How to Block Print Fabric

I showed y’all My New Backyard and promised some tutorials. One thing I did was to block print some fabric with a chevron pattern. I couldn’t find a fabric I liked to cover the cushion with, I wanted a linen with a sort of handmade feel to it. So I block printed my own.

Then I sewed it into a cushion cover (using the exact same method as I did in my tutorial on sewing a crib sheet, with the measurements adjusted to the measurements of the seat cushion).

I’m really happy with the way it turned out. Let me show you How to Block Print Fabric after the jump…
How to Block Print Fabric

First you’ll need a few supplies. You need to create a block with your design on it. I’ve seen people use cardboard, but it’s easier in my opinion to actually do it the OG way and make a linoleum block. You can buy a linoleum block at amazon for around $5 (depending on the size) or any art supply store in a variety of sizes. You’ll also need a cutting tool, some tips, an ink roller and a tray for your ink. You can buy a complete starter kit with everything you need for $17 here: Speedball Block Printing Starter Kit. That includes the lino handle (cutting tool), a variety of different tips for it, some ink (only for paper though), and a foam tray and roller to apply the ink to your block.

And you’ll need some fabric. I used linen in bleach white from Fabricworm.

So first things first, determine your design. You can draw it right on the block like I did (remember it will be reversed when you print) or you can draw it on paper, use a pencil to shade in the back of the paper, then put the shaded side down on your block and trace the design to transfer it. If you transfer it, use a sharpie to go over your design on the block so it doesn’t smudge. Then use your cutting tool to cut out the white space from your design, like so:

Then you’ll need some ink. I used oil-based block printing ink which is for fabrics (and paper). It’ll leave a texture, and it takes about two weeks to fully dry/cure, but it works. You could use fabric paint, but it won’t go on as smooth. You can also experiment with screen printing ink and a variety of other stuff, googling will give you so many options your head will spin.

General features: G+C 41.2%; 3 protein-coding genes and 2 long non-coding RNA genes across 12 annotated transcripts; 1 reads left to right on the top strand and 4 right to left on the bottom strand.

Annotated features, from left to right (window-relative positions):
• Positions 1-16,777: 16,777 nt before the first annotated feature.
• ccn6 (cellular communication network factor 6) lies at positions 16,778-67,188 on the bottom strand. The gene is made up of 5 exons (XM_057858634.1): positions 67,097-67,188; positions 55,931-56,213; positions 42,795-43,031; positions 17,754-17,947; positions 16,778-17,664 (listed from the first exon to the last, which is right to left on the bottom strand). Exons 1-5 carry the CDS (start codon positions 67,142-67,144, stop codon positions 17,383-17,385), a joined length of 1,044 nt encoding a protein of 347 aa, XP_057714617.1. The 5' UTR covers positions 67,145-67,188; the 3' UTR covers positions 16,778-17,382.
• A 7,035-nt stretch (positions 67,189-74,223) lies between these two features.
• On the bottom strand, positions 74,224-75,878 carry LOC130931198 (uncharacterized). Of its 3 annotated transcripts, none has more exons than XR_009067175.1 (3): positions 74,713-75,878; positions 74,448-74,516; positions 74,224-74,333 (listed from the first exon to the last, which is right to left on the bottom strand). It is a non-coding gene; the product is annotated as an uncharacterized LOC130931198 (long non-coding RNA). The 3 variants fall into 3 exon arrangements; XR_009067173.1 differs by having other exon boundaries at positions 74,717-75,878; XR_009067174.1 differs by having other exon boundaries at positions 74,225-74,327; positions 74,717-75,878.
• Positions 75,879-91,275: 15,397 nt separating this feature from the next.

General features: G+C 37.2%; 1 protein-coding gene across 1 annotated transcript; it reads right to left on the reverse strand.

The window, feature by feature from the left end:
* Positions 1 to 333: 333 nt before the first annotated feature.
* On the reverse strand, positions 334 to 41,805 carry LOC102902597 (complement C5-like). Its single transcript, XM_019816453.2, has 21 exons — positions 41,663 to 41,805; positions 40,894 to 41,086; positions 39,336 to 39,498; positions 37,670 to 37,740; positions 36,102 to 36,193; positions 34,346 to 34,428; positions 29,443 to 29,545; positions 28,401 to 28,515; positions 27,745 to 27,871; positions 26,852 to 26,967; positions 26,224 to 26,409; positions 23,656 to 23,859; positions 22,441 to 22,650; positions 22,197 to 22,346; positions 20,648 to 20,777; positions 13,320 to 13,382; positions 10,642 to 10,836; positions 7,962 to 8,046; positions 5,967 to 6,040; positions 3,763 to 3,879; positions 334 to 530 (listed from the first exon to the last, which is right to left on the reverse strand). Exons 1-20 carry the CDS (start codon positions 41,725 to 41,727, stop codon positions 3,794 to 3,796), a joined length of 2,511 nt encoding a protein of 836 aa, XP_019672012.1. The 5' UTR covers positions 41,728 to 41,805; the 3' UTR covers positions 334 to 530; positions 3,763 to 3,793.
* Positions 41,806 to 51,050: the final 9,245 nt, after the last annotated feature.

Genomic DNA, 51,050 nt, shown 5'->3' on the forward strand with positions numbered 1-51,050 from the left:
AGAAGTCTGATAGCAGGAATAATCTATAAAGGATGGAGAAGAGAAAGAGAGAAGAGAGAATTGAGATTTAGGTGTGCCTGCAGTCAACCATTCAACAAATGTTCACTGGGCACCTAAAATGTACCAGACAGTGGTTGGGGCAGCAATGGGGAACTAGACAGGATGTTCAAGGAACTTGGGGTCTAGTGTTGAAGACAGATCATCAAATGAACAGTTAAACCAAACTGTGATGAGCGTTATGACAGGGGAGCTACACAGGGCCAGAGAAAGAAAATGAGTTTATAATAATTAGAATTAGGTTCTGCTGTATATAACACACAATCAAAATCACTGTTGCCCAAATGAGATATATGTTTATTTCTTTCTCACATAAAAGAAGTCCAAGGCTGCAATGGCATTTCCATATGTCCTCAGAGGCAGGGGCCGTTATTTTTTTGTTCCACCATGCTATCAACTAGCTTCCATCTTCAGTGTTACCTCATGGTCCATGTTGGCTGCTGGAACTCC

Squeeze a small amount of ink into your tray. Wear gloves, it gets everywhere and is hard to get off your hands:

Use your roller to evenly distribute it. Even distribution is key.

Use the roller to roll the ink onto your block:

Go back and forth a few times to distribute it as evenly as possible:

I did a practice stamp on a piece of paper:

That’s just what i wanted! You can get it more even, but I liked this look:

I also wanted to check to make sure my print would line up so I could make any necessary adjustments, but it was lining up just fine:

So lay your fabric on a flat surface. I started on my wood deck with a towel, but saw that the spaces in the wood slats were showing up, so I put a piece of cardboard under the fabric instead, that worked much better. Stamp away, reapplying ink to the block after each stamp.


Until you’re all stamped up. This would also be great if you just wanted to do a pretty design, like a flower or some such, that didn’t need to line up and didn’t require as many stamps.

Hang to dry. It takes about three-four days before you can touch it without getting ink on your hands. Then another week or ten days to be sure that it is fully cured. After that you can wash it and everything. This is what is flapping in the wind behind the title at the very beginning of my video love letter.

Go ahead and make your creation with it. I love the way this turned out.

So, think you might try block printing your own fabric?




i had a question, by printing with an oil based ink is it at all bad for you or toxic, could i use it to make a tea towl?

Rosalie Hornblower

I want to make placemats on Belgian linen.. Possible with water based textile tube paint?’
I have a block and tools to try to make a stab at it!’


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